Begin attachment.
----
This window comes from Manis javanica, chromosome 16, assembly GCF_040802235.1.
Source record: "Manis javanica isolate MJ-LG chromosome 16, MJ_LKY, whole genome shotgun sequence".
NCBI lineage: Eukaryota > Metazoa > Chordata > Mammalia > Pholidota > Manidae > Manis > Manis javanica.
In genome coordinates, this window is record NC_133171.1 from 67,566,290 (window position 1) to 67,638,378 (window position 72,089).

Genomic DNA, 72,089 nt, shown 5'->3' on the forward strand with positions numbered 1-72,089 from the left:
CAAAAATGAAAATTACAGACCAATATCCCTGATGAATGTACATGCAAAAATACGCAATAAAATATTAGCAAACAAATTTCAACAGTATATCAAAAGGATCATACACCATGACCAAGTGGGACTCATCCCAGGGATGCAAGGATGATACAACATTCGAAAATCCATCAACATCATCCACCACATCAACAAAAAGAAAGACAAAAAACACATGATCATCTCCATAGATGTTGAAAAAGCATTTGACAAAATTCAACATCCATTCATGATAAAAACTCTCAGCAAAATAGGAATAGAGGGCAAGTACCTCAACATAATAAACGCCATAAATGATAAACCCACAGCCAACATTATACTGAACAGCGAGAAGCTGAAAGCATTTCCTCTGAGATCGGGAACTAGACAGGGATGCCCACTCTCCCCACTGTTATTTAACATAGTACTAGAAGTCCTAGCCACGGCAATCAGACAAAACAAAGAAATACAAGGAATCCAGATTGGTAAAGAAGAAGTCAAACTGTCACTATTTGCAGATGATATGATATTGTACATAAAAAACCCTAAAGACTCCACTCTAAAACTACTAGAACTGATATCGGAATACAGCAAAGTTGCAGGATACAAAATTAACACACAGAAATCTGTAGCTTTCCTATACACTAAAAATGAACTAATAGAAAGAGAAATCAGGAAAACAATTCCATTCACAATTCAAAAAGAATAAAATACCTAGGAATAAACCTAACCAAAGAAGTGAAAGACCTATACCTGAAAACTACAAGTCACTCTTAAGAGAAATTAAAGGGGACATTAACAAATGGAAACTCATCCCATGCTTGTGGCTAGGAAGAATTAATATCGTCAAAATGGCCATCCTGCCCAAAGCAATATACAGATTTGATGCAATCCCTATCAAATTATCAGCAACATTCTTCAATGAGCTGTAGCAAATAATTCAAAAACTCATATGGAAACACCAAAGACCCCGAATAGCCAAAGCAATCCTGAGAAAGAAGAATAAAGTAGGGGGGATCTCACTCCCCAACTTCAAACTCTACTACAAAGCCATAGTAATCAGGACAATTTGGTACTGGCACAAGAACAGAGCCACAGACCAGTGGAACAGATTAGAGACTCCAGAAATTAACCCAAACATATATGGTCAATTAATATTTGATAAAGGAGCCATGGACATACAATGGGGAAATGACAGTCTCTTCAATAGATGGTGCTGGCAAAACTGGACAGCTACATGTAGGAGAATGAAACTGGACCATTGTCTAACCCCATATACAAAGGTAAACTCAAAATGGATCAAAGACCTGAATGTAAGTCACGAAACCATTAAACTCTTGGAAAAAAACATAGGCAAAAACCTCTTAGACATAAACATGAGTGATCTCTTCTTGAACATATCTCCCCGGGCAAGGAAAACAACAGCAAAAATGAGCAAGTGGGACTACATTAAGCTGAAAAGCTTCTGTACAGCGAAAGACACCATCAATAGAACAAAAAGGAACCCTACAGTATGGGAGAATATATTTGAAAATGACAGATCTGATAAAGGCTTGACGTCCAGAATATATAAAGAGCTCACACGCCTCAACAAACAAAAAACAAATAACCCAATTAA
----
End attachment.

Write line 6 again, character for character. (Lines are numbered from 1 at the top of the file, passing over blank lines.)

CAAAAATGAAAATTACAGACCAATATCCCTGATGAATGTACATGCAAAAATACGCAATAAAATATTAGCAAACAAATTTCAACAGTATATCAAAAGGATCATACACCATGACCAAGTGGGACTCATCCCAGGGATGCAAGGATGATACAACATTCGAAAATCCATCAACATCATCCACCACATCAACAAAAAGAAAGACAAAAAACACATGATCATCTCCATAGATGTTGAAAAAGCATTTGACAAAATTCAACATCCATTCATGATAAAAACTCTCAGCAAAATAGGAATAGAGGGCAAGTACCTCAACATAATAAACGCCATAAATGATAAACCCACAGCCAACATTATACTGAACAGCGAGAAGCTGAAAGCATTTCCTCTGAGATCGGGAACTAGACAGGGATGCCCACTCTCCCCACTGTTATTTAACATAGTACTAGAAGTCCTAGCCACGGCAATCAGACAAAACAAAGAAATACAAGGAATCCAGATTGGTAAAGAAGAAGTCAAACTGTCACTATTTGCAGATGATATGATATTGTACATAAAAAACCCTAAAGACTCCACTCTAAAACTACTAGAACTGATATCGGAATACAGCAAAGTTGCAGGATACAAAATTAACACACAGAAATCTGTAGCTTTCCTATACACTAAAAATGAACTAATAGAAAGAGAAATCAGGAAAACAATTCCATTCACAATTCAAAAAGAATAAAATACCTAGGAATAAACCTAACCAAAGAAGTGAAAGACCTATACCTGAAAACTACAAGTCACTCTTAAGAGAAATTAAAGGGGACATTAACAAATGGAAACTCATCCCATGCTTGTGGCTAGGAAGAATTAATATCGTCAAAATGGCCATCCTGCCCAAAGCAATATACAGATTTGATGCAATCCCTATCAAATTATCAGCAACATTCTTCAATGAGCTGTAGCAAATAATTCAAAAACTCATATGGAAACACCAAAGACCCCGAATAGCCAAAGCAATCCTGAGAAAGAAGAATAAAGTAGGGGGGATCTCACTCCCCAACTTCAAACTCTACTACAAAGCCATAGTAATCAGGACAATTTGGTACTGGCACAAGAACAGAGCCACAGACCAGTGGAACAGATTAGAGACTCCAGAAATTAACCCAAACATATATGGTCAATTAATATTTGATAAAGGAGCCATGGACATACAATGGGGAAATGACAGTCTCTTCAATAGATGGTGCTGGCAAAACTGGACAGCTACATGTAGGAGAATGAAACTGGACCATTGTCTAACCCCATATACAAAGGTAAACTCAAAATGGATCAAAGACCTGAATGTAAGTCACGAAACCATTAAACTCTTGGAAAAAAACATAGGCAAAAACCTCTTAGACATAAACATGAGTGATCTCTTCTTGAACATATCTCCCCGGGCAAGGAAAACAACAGCAAAAATGAGCAAGTGGGACTACATTAAGCTGAAAAGCTTCTGTACAGCGAAAGACACCATCAATAGAACAAAAAGGAACCCTACAGTATGGGAGAATATATTTGAAAATGACAGATCTGATAAAGGCTTGACGTCCAGAATATATAAAGAGCTCACACGCCTCAACAAACAAAAAACAAATAACCCAATTAA